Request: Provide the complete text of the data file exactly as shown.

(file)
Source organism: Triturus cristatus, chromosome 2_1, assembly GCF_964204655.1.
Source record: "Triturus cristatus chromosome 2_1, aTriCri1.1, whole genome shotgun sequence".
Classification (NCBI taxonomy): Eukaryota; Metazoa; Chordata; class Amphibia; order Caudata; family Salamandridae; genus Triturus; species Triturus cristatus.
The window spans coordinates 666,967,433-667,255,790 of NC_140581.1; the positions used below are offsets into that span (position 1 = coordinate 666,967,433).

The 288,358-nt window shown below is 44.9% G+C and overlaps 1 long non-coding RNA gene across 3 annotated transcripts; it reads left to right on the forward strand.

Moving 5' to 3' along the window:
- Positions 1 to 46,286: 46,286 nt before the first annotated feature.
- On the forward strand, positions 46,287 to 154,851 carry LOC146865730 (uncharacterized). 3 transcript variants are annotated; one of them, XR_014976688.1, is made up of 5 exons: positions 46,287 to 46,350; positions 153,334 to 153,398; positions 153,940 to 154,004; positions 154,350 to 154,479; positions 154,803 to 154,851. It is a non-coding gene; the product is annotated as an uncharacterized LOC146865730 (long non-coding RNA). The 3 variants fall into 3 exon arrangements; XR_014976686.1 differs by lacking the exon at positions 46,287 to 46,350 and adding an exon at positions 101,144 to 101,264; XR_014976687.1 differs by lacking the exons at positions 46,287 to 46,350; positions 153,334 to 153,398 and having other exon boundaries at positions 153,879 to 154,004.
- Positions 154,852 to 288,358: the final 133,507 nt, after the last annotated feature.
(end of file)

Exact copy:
Source organism: Triturus cristatus, chromosome 2_1, assembly GCF_964204655.1.
Source record: "Triturus cristatus chromosome 2_1, aTriCri1.1, whole genome shotgun sequence".
Classification (NCBI taxonomy): Eukaryota; Metazoa; Chordata; class Amphibia; order Caudata; family Salamandridae; genus Triturus; species Triturus cristatus.
The window spans coordinates 666,967,433-667,255,790 of NC_140581.1; the positions used below are offsets into that span (position 1 = coordinate 666,967,433).

The 288,358-nt window shown below is 44.9% G+C and overlaps 1 long non-coding RNA gene across 3 annotated transcripts; it reads left to right on the forward strand.

Moving 5' to 3' along the window:
- Positions 1 to 46,286: 46,286 nt before the first annotated feature.
- On the forward strand, positions 46,287 to 154,851 carry LOC146865730 (uncharacterized). 3 transcript variants are annotated; one of them, XR_014976688.1, is made up of 5 exons: positions 46,287 to 46,350; positions 153,334 to 153,398; positions 153,940 to 154,004; positions 154,350 to 154,479; positions 154,803 to 154,851. It is a non-coding gene; the product is annotated as an uncharacterized LOC146865730 (long non-coding RNA). The 3 variants fall into 3 exon arrangements; XR_014976686.1 differs by lacking the exon at positions 46,287 to 46,350 and adding an exon at positions 101,144 to 101,264; XR_014976687.1 differs by lacking the exons at positions 46,287 to 46,350; positions 153,334 to 153,398 and having other exon boundaries at positions 153,879 to 154,004.
- Positions 154,852 to 288,358: the final 133,507 nt, after the last annotated feature.